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Little Things That Ruin Workouts

4 Little Things That Can Ruin Any Workout

Can't figure out what's taking a toll on your workout? Our friends at Health share four sneaky culprits that can derail even the best workout intentions.

It takes a lot of time and effort to fit regular exercise into a busy lifestyle — for most of us, getting to the gym is a feat in and of itself. The standard midweek workout requires us to clear our schedules, pack gear in advance, and resist those inevitable last-minute excuses. That's why nothing is worse than psyching yourself up to sweat it out, only to have a (relatively minor) speed bump derail your entire workout. To make the most of your hard-earned gym time, plan ahead to avoid these workout-ruining problems.

Uncomfortable Gear

Everyone has those yoga pants that don't really fit — the ones we vow never to wear again while pulling them up for the umpteenth time in class. But when laundry day rolls around and they're the only pair left, we end up slipping them on yet again. In addition to being distracting, ill-fitting clothing can be a serious confidence-buster. Kristen James, area fitness manager for Equinox and creator of CYCLEology, stresses the importance of finding things you feel good in. "It will motivate you to work harder — face it, the gym is filled with mirrors!" she says. One great rule for workoutwear is that you shouldn't notice it. So whether you have a sports bra so tight it constricts your breathing or shorts that won't stop riding up, get rid of them. These items won't magically become more comfortable, and until you give them the boot, they'll keep on bringing you down.

Slippery Headphones

Most of us consider our iPods to be gym essentials; a well-crafted playlist can make even the most grueling treadmill session fly by. But if you've ever spent a 45-minute run readjusting slippery earbuds, then you know how important it is to find the right pair. Avoid the frustration of jamming buds into your ears by investing in a set of quality headphones. Heidi Anderson, a trainer at Sports Club/LA in Boston, is a huge fan of Skullcandy’s Chops ($20). Since they stay put and are relatively inexpensive, you won't be too upset if you lose them. If you're willing to spend a bit more, James recommends Urbanears Stay-in-Place headphones ($50), which actually come with tiny tabs that can be changed for a perfectly custom fit. Brilliant!

Keep reading for two more things to prep for, so they don't ruin your next workout.

Occupied Equipment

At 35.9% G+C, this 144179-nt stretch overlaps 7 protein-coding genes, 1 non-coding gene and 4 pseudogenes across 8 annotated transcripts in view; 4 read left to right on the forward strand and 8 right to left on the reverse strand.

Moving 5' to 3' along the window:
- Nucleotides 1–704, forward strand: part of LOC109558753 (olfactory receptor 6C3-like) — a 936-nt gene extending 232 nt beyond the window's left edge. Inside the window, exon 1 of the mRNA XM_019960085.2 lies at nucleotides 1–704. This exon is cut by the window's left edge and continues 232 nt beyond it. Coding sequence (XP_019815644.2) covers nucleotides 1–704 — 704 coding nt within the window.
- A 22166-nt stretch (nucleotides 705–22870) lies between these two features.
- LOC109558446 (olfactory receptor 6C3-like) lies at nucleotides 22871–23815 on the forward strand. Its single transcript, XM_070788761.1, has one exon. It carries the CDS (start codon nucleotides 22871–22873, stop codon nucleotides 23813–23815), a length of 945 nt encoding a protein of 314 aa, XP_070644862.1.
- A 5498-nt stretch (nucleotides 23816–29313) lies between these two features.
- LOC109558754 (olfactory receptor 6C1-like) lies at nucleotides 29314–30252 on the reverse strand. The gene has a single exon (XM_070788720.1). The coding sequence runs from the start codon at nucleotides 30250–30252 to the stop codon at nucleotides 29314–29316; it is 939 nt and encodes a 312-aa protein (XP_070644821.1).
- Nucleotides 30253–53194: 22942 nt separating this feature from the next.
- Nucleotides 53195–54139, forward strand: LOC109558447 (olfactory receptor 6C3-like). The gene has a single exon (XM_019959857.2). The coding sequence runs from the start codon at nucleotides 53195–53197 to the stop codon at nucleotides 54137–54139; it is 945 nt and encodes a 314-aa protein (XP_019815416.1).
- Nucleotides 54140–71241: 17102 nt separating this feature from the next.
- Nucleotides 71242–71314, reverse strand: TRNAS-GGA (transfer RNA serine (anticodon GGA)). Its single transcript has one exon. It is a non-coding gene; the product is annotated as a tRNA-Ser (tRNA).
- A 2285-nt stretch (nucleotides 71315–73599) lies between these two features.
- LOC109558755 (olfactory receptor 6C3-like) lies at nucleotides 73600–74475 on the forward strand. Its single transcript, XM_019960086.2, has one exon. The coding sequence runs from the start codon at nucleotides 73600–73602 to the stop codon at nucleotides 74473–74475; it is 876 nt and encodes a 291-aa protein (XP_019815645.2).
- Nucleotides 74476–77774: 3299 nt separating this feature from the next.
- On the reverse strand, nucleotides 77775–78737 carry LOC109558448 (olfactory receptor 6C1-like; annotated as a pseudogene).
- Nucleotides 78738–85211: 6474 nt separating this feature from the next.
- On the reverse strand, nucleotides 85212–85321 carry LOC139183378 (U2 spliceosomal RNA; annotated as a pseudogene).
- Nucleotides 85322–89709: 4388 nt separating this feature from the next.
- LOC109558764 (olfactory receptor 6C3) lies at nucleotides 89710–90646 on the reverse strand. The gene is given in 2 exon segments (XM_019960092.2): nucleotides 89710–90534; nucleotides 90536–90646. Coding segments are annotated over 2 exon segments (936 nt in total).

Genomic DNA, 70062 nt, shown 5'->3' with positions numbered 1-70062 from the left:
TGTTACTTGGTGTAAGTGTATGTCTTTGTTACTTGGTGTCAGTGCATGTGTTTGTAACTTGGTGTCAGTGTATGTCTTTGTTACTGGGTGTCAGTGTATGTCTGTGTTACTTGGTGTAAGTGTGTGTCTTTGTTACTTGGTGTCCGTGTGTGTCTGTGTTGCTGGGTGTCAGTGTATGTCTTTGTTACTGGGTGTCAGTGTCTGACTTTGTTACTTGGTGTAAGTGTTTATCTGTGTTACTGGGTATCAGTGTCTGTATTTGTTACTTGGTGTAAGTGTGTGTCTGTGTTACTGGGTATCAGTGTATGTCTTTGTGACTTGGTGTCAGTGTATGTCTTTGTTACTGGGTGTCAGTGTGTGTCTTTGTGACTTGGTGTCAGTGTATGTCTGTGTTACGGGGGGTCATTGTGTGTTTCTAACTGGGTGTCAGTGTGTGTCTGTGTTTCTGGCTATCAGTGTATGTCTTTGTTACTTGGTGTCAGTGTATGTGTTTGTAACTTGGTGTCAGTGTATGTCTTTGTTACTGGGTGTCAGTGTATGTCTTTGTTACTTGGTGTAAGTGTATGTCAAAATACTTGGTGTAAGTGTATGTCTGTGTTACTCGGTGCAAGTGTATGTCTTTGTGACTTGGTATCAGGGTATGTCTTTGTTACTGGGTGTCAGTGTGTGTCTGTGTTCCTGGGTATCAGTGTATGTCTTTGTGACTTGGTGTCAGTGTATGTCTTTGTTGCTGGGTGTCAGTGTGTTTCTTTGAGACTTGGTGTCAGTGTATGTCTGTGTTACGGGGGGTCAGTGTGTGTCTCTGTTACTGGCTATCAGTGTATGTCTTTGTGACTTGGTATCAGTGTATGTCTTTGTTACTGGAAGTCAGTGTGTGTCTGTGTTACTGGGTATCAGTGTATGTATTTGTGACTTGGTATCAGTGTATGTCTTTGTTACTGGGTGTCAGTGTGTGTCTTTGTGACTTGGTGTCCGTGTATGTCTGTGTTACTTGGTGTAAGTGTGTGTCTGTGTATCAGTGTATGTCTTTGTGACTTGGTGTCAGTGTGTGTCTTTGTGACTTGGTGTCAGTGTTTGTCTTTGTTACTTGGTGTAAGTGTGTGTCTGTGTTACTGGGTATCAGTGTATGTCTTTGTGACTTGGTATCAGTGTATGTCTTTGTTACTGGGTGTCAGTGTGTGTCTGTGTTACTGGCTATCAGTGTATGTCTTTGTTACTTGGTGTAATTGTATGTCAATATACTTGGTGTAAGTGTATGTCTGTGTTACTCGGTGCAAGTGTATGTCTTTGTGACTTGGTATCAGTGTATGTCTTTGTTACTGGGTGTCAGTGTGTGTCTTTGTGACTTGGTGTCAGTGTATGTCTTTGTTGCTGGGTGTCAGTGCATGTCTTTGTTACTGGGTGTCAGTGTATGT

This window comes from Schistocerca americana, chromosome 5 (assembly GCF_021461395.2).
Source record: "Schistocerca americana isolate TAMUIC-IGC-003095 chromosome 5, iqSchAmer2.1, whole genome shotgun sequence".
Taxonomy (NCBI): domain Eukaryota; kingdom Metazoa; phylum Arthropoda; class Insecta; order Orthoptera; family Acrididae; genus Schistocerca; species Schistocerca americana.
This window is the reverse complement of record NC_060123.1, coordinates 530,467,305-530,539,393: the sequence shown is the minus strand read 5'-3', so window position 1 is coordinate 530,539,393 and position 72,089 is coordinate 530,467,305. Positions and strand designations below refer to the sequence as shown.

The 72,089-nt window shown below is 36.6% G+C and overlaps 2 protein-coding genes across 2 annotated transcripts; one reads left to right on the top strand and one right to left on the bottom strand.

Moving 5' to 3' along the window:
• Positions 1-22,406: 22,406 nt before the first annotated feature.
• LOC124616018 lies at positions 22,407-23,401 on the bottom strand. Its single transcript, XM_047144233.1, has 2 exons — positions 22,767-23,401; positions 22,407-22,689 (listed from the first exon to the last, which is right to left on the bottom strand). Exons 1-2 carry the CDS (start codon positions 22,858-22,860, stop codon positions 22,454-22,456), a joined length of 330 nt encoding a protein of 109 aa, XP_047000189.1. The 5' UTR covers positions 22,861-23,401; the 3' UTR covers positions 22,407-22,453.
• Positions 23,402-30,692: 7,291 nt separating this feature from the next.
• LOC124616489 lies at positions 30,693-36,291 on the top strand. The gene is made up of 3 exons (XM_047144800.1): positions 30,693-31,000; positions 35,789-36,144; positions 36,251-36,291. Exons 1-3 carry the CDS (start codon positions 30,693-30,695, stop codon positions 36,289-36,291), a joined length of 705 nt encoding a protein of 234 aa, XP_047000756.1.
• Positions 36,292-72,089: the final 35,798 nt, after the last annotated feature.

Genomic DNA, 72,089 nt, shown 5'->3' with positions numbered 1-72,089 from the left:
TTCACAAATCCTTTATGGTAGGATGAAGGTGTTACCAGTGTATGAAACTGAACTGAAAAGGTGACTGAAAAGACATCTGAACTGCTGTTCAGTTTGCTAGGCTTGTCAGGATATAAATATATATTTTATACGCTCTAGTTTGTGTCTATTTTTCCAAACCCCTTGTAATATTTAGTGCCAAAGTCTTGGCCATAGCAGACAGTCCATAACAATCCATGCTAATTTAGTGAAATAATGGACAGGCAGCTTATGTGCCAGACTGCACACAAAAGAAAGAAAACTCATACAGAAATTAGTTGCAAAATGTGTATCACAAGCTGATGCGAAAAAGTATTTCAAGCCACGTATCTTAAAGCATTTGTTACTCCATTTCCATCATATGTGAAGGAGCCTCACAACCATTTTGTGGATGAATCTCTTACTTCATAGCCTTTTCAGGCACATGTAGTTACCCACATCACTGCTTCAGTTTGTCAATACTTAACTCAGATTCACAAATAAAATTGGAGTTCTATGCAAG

Savvy exercisers know that taking the time to plan workouts in advance is a great way to maximize efficiency at the gym. So when you come in with a plan, only to find row after row of occupied machines, it can be a major buzz kill. Avoid settling for a less effective workout with a little extra preparation —strategically time your gym session and have a plan B. Generally, fitness floors are at their busiest in the early evening on weeknights and weekend mornings between 9 and 12. So if you want to beat the crowds, Anderson recommends 10 a.m. to 12 p.m., 1 to 4 p.m., or after 8 p.m. However, she acknowledges that these times are only realistic for those with "a flexible workout schedule or a sweet job that allows you to workout at all hours of the day." If you don't have these luxuries, always have a backup exercise routine on hand. Allison Berry, a fitness manager at Crunch gym in New York, suggests creating your own minigym. "Find a nice little corner, and claim your turf. Bring resistance bands, a kettlebell, a mat, some dumbbells, and a jump rope," she says. Instead of waiting around for the elliptical, you can jump right into a circuit routine.

Rude Behavior at the Gym

Unfortunately, encountering rudeness at the gym is a universal experience — we all have our stories of "sweatiquette" gone wrong. James, a fitness veteran, throws out some particularly crazy examples — there's the girl who sticks gum in her towel, the one who puts her feet up on the locker room counters, and even people who come to a group class and then proceed to do their own workout. When it comes to handling this kind of behavior in the right way, it depends upon the situation. "If a member doesn't say hello in the hallway ignore them, but if someone pushes you in a class or moves your equipment after you've set it up, let the instructor know and possibly the general manager of the club," says James. Rude people can spread their negative behavior like disease, and "managers don't want that kind of headache," she says. Just make sure that your gripes are warranted; nobody likes a tattletale.

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